If Disney’s animated-movie formula relies on tales of heroes and princesses, of villains destroyed and personal freedom achieved, then Pixar’s formula is far more mundane. For decades, the computer-animation studio has made movies that portray transcendent feelings and experiences as the products of ordinary jobs, performed diligently by strange little beings behind the scenes. Monsters, Inc., in 2001, revealed that our fears were created by cuddly, blue-collar creatures. Inside Out, in 2015, personified our emotions as brightly colored sprites pressing buttons and pulling levers. Now, Soul imagines how our personalities are created at a cartoony summer camp, where smiley blobs and squiggles convene to generate human souls.
All three of these movies were directed by Pete Docter, the man who is also behind Up. One of Pixar’s foremost auteurs, the filmmaker is enamored of using animation to conjure worlds rooted in abstract metaphor. Soul, which debuts today on Disney+, is his most conceptual film yet, largely set in a realm known as “the Great Before,” a cloudy land where human personalities are created and zapped into our bodies upon birth. The ambition of Docter’s world building is laudable. And the smaller, human narrative he tries to tell within that universe—about a jazz pianist who finds himself stuck in the Great Before after a near-death experience—is sweet and charming. But given its vast canvas, Soul sometimes struggles to focus on that more intimate story.
Joe Gardner (voiced by Jamie Foxx), the musician who launches the plot of Soul after he falls into a manhole, is the first Black protagonist of a Pixar movie. Beyond that, he’s an adult with fairly ordinary problems, a far cry from the many Pixar heroes who are animals, robots, superheroes, and the like. A passionate musician, Joe teaches band at a middle school while waiting for the big break that might never come. Just as he’s invited to play with an all-star jazz act, a seemingly fatal mishap jolts his soul out of his body, and he spends much of the rest of the movie as a fuzzy blue creature, trapped in the Great Before and looking for a way back to his (comatose) human form. Soul has the aesthetics of a whimsical adventure, but its themes are very raw. In death, Joe is tangling with the thought that he’s left his life incomplete, without fulfilling the artistic obsession that always drove him.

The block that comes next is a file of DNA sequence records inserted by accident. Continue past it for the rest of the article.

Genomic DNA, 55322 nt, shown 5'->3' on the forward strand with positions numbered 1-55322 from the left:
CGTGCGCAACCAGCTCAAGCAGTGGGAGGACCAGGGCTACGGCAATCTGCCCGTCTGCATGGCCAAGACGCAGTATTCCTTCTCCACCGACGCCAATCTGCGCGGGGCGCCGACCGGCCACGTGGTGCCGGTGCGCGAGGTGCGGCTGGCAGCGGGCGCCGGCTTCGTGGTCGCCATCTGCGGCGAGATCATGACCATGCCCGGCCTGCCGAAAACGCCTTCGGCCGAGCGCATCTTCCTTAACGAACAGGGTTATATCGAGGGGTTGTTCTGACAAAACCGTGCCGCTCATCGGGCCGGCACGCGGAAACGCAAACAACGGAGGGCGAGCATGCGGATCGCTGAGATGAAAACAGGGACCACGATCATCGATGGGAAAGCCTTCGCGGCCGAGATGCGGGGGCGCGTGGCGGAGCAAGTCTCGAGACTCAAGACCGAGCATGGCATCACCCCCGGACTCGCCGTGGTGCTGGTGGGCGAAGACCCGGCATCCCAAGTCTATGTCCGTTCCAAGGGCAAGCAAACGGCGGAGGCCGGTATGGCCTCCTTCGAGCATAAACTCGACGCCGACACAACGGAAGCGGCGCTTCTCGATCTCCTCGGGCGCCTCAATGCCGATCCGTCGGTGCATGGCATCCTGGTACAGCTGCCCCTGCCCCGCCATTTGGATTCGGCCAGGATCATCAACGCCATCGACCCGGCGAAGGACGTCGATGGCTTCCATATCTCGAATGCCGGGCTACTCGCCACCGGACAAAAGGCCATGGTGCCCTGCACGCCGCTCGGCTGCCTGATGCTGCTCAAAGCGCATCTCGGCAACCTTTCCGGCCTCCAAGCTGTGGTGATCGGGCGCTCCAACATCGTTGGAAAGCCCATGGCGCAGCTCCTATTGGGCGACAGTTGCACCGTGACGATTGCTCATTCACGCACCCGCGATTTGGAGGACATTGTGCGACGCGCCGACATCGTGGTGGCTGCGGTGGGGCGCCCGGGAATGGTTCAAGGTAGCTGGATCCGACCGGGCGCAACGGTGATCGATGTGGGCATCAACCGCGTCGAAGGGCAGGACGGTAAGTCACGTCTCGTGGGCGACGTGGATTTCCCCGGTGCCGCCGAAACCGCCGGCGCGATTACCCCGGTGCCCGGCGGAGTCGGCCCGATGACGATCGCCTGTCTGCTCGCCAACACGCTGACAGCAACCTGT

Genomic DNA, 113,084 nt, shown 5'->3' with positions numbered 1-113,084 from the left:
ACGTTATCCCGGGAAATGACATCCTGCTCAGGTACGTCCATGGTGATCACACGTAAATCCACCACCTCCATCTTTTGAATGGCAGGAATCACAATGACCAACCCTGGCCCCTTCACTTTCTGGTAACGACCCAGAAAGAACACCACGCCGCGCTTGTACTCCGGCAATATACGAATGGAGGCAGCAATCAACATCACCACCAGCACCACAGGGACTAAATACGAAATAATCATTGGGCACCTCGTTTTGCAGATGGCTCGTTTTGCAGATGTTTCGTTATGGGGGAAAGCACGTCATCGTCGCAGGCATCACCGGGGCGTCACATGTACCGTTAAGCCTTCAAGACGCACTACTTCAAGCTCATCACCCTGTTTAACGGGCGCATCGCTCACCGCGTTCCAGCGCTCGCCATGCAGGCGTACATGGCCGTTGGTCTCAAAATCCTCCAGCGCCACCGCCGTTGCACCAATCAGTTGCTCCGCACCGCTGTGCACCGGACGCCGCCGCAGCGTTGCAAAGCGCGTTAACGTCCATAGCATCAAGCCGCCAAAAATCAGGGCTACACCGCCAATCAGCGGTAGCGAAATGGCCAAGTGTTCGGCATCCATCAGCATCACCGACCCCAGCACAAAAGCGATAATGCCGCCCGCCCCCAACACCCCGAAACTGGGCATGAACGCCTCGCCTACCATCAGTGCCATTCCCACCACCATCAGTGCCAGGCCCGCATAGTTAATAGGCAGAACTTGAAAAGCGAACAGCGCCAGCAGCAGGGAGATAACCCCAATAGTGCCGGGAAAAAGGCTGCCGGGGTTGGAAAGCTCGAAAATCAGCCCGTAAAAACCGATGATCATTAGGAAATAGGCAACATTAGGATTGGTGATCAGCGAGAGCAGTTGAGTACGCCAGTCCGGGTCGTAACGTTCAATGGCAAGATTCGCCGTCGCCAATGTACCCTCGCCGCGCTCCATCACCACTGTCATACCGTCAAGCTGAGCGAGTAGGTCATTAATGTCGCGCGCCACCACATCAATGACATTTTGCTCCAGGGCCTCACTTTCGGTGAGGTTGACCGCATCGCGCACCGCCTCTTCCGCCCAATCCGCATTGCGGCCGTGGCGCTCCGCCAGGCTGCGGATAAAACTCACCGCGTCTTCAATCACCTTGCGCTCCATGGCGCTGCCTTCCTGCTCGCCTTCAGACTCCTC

Docter has wrestled with “grown-up” themes before and managed to cram them into an easy-to-understand story arc. Up began with the emotional hammer blow of an aging character losing his wife before he embarked on a new adventure. Soul sets an even tougher challenge for itself by apparently killing its lead character within minutes. But Docter finds clever ways to travel between the heavens and Earth, using the odd, nonphysical world Joe finds himself in to teach valuable lessons about finding joy in life even as it disappoints us.
In the Great Before, Joe befriends 22 (Tina Fey), a soul in line to receive a human form who has a dim view of Earth, preferring to wait for eternity rather than enter our mortal coil. It’s the opposite existential crisis of Joe’s—he’s worried he didn’t do enough on Earth, while she’s disinterested in doing anything there at all. But despite strong vocal performances from both Foxx and Fey, their characters’ comedic interplay never quite hits the mark. Joe is so focused on trying to get out of the Great Before, and 22 is so exhausted by the mechanics of their spiritual way station, that the movie doesn’t take much time to enjoy the universe Docter designed.
That unusual world has the vibe of a hippie retreat from the 1980s, where encouraging, anything-goes affirmations about mental wellness and balance have been merged with a vaguely corporate business structure. The Great Before is administered by two-dimensional scribbles with names like Jerry (Richard Ayoade) and Terry (Rachel House), unfinished-looking motivational beings goading soul blobs into self-actualization before their one-way trip to Earth. While the 3-D animation of Pixar films often feels samey and bland, Docter plays with the medium to lend a sense of genuine chaos and unpredictability. On top of the more grounded animation of the real world, the abstract fluffiness of the Great Before, and the wiggling doodle forms of Jerry and company, Soul also portrays the afterlife as a giant inkblot, a mysterious void that the dead enter and never return from.
Docter’s vision is staggering to consider, even if it’s arguably too much for a 100-minute movie aimed at children. Soul eventually turns away from the boundless possibilities of its celestial concepts and tries to focus on Joe, who needs to learn the value of existence beyond achieving his wildest hopes. The film flits back to Earth on occasion and engineers plenty of magical antics (for a chunk of the movie, Joe’s mind is stuck in the body of an obnoxiously furry cat), and there are lovely moments of real profundity as he realizes, It’s a Wonderful Life–style, how much he meant to people even without being a jazz superstar.
At times, I struggled to understand the message of Soul and its metaphysical conception of our emotional genesis. We are all born with dreams, Docter seems to be saying, bubbling with ideas and personalities that are created even before we come into the world, but Joe’s story proves that there is more to life than that. Essentially, Docter has made a Pixar film for kids that tries to run at the nature-versus-nurture question and ends up splitting the difference. Compared to Pixar’s recent spate of sequels to past hits, Soul is a loftier project—a messy but expansive story worthy of its director’s grand ambitions.